I remember the first time my family bought a television that had a remote control. Before that, changing the channel without touching the dial meant sending someone else over to turn the knob. At least that’s how my father did it.
There’s something about the power of controlling an item without physically touching it that makes it irresistible to many people — men especially.
My father would walk around the house with the remote in his pocket, as if it was so precious that it could not be left unguarded on the coffee table. Of course, that just made me and my sister want it even more.
One thing we left to my parents was setting the thermostat, but these days, I guess that’s anomaly, according to an Ipsos Reid survey recently conducted on behalf of HVAC sales company Honeywell.
Ipsos Reid surveyed 4,648 residents of 12 states — Michigan, Pennsylvania, New York, Massachusetts, Washington, Georgia, North Carolina, Texas, Arizona, California, Missouri and Illinois — as part of Honeywell’s efforts to promote its new Wi-Fi-enabled “smart” thermostat for the HVAC market.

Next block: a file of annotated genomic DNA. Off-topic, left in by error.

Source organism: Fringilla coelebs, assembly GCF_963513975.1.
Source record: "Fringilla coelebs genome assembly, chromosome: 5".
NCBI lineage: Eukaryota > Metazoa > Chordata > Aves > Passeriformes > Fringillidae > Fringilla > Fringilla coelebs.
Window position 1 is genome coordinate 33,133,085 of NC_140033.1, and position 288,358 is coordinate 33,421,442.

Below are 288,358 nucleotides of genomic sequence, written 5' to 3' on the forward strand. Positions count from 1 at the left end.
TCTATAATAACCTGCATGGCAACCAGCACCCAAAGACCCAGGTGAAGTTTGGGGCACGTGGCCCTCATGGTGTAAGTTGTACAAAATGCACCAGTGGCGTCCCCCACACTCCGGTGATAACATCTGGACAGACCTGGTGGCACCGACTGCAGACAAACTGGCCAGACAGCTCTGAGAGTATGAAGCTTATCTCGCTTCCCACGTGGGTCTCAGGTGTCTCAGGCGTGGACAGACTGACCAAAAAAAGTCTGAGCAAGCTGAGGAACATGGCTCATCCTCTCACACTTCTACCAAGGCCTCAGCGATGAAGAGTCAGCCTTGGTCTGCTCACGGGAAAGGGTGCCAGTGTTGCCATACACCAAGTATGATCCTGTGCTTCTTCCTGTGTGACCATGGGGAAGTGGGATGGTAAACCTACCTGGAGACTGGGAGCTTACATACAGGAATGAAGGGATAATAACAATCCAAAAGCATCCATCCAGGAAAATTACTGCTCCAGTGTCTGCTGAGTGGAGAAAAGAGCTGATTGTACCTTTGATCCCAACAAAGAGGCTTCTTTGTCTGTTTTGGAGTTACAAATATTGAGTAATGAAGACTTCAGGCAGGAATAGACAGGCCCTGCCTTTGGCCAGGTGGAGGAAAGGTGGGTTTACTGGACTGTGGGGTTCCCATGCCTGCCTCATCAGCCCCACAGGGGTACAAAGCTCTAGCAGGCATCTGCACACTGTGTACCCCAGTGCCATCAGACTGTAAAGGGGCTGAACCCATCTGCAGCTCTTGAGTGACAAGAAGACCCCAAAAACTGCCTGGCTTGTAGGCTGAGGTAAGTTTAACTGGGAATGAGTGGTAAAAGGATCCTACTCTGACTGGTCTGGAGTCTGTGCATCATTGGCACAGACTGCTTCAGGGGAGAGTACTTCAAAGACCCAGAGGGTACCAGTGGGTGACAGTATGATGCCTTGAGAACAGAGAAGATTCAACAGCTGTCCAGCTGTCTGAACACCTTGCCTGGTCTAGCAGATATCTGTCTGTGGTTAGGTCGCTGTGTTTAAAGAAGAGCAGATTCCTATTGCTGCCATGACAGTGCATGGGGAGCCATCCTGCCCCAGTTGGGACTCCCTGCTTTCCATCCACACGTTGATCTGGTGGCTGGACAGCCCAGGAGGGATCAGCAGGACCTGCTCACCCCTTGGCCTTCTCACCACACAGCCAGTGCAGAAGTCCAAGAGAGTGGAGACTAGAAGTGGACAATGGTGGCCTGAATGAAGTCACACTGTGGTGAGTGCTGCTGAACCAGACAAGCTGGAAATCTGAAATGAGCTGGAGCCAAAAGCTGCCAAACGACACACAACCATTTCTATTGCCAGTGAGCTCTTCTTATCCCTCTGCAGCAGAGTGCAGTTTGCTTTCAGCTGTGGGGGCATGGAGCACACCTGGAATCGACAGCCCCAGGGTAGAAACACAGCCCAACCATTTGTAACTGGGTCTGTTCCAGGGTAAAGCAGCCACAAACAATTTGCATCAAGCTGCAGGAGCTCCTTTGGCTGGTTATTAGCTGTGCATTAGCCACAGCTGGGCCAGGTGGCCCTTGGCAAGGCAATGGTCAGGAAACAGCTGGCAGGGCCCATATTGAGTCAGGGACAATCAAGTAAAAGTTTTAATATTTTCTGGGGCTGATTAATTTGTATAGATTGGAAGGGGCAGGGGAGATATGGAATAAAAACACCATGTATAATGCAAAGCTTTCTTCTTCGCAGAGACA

The survey revealed that people there are more likely to argue over a room’s temperature than who gets to change channels on the television. And almost one in three people in those states will change the temperature when no one is looking. Unlike me and my sister, only 16 percent said they’ll grab the remote.
Officials with the HVAC construction equipment manufacturer said they think the company’s voice-controlled thermostat may be a solution.
“We don’t have a solution for getting people to listen, but Honeywell’s new Wi-Fi smart thermostat with voice control may be a good way for families to reduce disagreements over home comfort,” said Tony Uttley, general manager for the company’s home comfort and energy systems division. “In addition to changing the temperature with your smartphone or tablet, you can simply tell your thermostat what to do. You’ll always be listened to, and you can even lock the controls to prevent others from making changes.”
That sounds even more effective than walking around with the TV remote in your pocket.